Maryland legislators yesterday partnered with CareFirst BlueCross BlueShield in unveiling a new, $20 million program providing prescription drug assistance for the state’s lower income seniors.
BROMWELL: VERY INNOVATIVE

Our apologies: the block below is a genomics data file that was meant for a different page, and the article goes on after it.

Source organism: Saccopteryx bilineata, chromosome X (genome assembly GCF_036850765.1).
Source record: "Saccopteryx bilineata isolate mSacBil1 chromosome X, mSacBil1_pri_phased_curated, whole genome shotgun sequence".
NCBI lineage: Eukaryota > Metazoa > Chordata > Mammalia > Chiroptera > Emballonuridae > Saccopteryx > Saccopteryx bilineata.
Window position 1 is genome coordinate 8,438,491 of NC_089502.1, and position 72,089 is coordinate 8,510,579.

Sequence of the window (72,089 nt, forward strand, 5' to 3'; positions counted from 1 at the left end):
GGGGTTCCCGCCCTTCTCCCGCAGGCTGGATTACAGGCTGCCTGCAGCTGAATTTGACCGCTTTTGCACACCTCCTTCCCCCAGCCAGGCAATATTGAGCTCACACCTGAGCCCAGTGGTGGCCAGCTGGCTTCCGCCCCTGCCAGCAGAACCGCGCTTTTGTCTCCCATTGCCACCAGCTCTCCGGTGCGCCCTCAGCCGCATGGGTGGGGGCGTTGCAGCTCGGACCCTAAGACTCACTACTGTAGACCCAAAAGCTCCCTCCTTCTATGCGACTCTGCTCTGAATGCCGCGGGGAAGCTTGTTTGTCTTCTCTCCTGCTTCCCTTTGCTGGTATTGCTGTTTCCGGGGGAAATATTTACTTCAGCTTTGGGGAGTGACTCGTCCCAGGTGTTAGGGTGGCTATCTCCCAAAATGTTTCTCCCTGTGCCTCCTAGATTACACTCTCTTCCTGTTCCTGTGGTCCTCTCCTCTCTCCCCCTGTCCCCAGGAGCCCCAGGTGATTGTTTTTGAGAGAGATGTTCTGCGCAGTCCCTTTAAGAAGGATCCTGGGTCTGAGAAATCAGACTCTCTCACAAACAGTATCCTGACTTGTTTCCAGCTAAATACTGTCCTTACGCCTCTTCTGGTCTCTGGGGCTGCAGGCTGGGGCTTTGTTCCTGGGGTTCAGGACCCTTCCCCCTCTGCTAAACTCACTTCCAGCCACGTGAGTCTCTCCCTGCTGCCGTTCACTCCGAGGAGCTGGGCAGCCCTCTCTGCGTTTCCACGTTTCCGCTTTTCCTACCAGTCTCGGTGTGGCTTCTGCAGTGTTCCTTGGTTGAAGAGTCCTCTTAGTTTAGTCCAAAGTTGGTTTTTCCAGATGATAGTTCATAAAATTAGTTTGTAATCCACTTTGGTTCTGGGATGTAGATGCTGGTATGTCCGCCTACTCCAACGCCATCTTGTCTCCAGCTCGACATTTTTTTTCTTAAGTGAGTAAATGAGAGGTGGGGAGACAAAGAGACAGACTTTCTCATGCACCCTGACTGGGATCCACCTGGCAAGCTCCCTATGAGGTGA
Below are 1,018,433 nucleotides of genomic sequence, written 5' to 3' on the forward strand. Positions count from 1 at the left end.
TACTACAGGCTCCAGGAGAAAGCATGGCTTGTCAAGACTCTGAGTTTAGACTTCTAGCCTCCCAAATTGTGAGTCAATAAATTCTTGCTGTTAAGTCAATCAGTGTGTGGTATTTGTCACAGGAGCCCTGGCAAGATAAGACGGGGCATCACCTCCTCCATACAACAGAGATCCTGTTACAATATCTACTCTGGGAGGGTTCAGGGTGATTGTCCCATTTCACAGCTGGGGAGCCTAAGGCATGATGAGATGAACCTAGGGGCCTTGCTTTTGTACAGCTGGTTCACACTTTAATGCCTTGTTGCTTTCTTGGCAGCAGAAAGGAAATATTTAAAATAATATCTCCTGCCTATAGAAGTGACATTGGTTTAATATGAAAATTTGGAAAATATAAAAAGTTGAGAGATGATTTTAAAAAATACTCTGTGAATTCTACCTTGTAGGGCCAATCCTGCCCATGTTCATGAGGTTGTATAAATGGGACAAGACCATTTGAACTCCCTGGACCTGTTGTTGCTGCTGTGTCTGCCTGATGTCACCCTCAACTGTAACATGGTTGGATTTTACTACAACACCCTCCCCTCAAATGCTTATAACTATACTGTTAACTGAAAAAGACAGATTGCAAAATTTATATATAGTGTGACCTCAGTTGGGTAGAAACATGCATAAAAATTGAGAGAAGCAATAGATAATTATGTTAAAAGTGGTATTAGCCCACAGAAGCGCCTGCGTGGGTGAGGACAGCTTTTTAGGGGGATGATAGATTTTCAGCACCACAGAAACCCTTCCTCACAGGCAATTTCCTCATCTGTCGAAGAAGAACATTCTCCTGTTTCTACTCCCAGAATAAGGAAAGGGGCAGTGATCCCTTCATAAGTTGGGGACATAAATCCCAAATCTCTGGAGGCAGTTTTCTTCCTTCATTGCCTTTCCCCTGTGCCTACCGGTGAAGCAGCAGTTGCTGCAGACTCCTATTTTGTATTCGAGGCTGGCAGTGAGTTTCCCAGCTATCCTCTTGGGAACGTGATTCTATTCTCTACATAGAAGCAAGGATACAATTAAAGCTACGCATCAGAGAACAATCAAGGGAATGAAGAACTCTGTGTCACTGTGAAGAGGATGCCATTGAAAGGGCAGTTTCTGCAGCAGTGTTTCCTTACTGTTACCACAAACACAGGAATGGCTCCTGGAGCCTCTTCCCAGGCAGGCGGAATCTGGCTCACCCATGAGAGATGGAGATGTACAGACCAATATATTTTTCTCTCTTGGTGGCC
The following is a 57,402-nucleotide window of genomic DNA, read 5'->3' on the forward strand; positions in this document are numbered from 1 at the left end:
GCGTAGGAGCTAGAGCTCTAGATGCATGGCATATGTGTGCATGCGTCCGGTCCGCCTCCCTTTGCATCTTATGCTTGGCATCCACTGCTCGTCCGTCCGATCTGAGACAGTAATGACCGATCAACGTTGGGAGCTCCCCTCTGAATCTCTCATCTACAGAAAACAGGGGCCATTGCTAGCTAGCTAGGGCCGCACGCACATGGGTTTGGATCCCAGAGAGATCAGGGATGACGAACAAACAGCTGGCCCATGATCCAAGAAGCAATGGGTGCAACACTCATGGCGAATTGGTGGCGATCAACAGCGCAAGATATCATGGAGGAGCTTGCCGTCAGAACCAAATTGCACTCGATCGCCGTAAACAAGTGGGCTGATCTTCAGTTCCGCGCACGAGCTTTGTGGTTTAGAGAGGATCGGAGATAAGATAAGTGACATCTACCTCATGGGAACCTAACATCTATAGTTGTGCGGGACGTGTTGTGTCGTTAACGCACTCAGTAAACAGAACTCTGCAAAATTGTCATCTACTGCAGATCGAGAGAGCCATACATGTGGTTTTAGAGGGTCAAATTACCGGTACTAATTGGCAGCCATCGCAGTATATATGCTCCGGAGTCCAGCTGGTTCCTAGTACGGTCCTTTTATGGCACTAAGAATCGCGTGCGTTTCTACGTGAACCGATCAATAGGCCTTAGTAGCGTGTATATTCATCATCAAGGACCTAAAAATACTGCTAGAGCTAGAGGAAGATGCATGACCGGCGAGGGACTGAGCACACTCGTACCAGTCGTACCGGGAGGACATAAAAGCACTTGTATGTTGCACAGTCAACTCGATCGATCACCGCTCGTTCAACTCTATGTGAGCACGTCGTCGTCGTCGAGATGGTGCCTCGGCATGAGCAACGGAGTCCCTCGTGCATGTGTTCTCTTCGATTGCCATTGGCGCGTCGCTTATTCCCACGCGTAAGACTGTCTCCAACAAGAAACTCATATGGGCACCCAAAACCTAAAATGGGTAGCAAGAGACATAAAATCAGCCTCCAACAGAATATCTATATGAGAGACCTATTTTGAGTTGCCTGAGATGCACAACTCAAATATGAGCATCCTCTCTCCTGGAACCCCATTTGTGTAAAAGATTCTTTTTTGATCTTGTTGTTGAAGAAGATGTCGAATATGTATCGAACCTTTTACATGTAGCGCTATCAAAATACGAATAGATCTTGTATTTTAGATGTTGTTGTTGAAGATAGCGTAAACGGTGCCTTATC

Sen. Thomas Bromwell, D-Baltimore City/Baltimore County, Del. Michael E. Busch, D-Anne Arundel, and CareFirst officials yesterday morning picked Parkville Senior Center to kick off their efforts to get the word out to seniors about the new plan.The plan represents Maryland’s “very innovative” approach to the problem of high drug prices, while “some states out there are sitting back and waiting” for the federal government to step in, said Bromwell.Under the new program, for a $10 monthly premium, seniors receive $1,000 of prescription drug benefits for each year of the two-year Senior Short-Term Rx Plan.The program is funded primarily from rate discounts granted to CareFirst, Aetna U.S. Healthcare and Mid-Atlantic Medical Services Inc. (MAMSI), with $13 million coming from CareFirst, also the program’s administrator.To qualify for the program, seniors over 65 years of age must qualify for Medicare Part A, not have prescription drug coverage through another program and have an income of no more than 300 percent of the federal poverty level.For a household of two, 300 percent of the federal poverty level would be $34,830.Bromwell said part of the program’s uniqueness is its coverage of not only the poorest seniors. “So often,” he said, “we find ourselves helping a certain segment of the senior population” and excluding others. “There are people here who have worked all their lives, who if they have to buy prescription drugs [on their own], are going to hit the poverty level.”The new program replaces the Senior Rural Pharmacy Program enacted last year, in which about 1,600 seniors in 17 rural counties currently participate.The program’s leaders hope to have 30,000 enrollees by January 1. The new plan is a temporary fix for the problem while the state awaits federal intervention, officials said.“We hope to get a waiver from the federal government that will reduce the cost [of drugs] for seniors by one-third,” said Busch.“The ultimate solution to this has to be at the federal level,” said CareFirst Executive Vice President and General Counsel John A. Picciotto. “I feel confident this will happen.” Legislators, Baltimore County officials and CareFirst are working together to get the word out to seniors through community meetings like yesterday’s in Parkville.CareFirst spokeswoman Fran Doherty described the program’s marketing tactics as “very aggressive,” including mailings, press conferences and community meetings.